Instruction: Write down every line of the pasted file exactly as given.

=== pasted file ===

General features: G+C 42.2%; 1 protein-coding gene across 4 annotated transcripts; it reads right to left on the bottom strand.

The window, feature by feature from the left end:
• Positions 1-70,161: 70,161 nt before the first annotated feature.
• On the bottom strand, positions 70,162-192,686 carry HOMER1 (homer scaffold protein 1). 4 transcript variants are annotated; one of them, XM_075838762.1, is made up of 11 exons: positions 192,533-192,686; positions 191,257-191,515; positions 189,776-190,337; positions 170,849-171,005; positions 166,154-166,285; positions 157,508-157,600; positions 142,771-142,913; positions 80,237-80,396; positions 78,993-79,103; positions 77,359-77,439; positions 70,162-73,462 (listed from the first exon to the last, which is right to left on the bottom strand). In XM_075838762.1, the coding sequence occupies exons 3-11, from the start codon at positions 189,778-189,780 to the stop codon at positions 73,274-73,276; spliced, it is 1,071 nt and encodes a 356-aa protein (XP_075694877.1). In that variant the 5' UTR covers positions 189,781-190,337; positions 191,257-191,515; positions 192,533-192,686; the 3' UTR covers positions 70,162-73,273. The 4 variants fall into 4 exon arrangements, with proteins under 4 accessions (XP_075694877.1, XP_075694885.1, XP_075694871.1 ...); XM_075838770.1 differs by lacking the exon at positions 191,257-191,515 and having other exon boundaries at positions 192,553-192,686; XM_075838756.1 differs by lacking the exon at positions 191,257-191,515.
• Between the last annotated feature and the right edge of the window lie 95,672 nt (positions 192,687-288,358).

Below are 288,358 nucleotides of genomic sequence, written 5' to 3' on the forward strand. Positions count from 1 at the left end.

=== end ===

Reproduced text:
General features: G+C 42.2%; 1 protein-coding gene across 4 annotated transcripts; it reads right to left on the bottom strand.

The window, feature by feature from the left end:
• Positions 1-70,161: 70,161 nt before the first annotated feature.
• On the bottom strand, positions 70,162-192,686 carry HOMER1 (homer scaffold protein 1). 4 transcript variants are annotated; one of them, XM_075838762.1, is made up of 11 exons: positions 192,533-192,686; positions 191,257-191,515; positions 189,776-190,337; positions 170,849-171,005; positions 166,154-166,285; positions 157,508-157,600; positions 142,771-142,913; positions 80,237-80,396; positions 78,993-79,103; positions 77,359-77,439; positions 70,162-73,462 (listed from the first exon to the last, which is right to left on the bottom strand). In XM_075838762.1, the coding sequence occupies exons 3-11, from the start codon at positions 189,778-189,780 to the stop codon at positions 73,274-73,276; spliced, it is 1,071 nt and encodes a 356-aa protein (XP_075694877.1). In that variant the 5' UTR covers positions 189,781-190,337; positions 191,257-191,515; positions 192,533-192,686; the 3' UTR covers positions 70,162-73,273. The 4 variants fall into 4 exon arrangements, with proteins under 4 accessions (XP_075694877.1, XP_075694885.1, XP_075694871.1 ...); XM_075838770.1 differs by lacking the exon at positions 191,257-191,515 and having other exon boundaries at positions 192,553-192,686; XM_075838756.1 differs by lacking the exon at positions 191,257-191,515.
• Between the last annotated feature and the right edge of the window lie 95,672 nt (positions 192,687-288,358).

Below are 288,358 nucleotides of genomic sequence, written 5' to 3' on the forward strand. Positions count from 1 at the left end.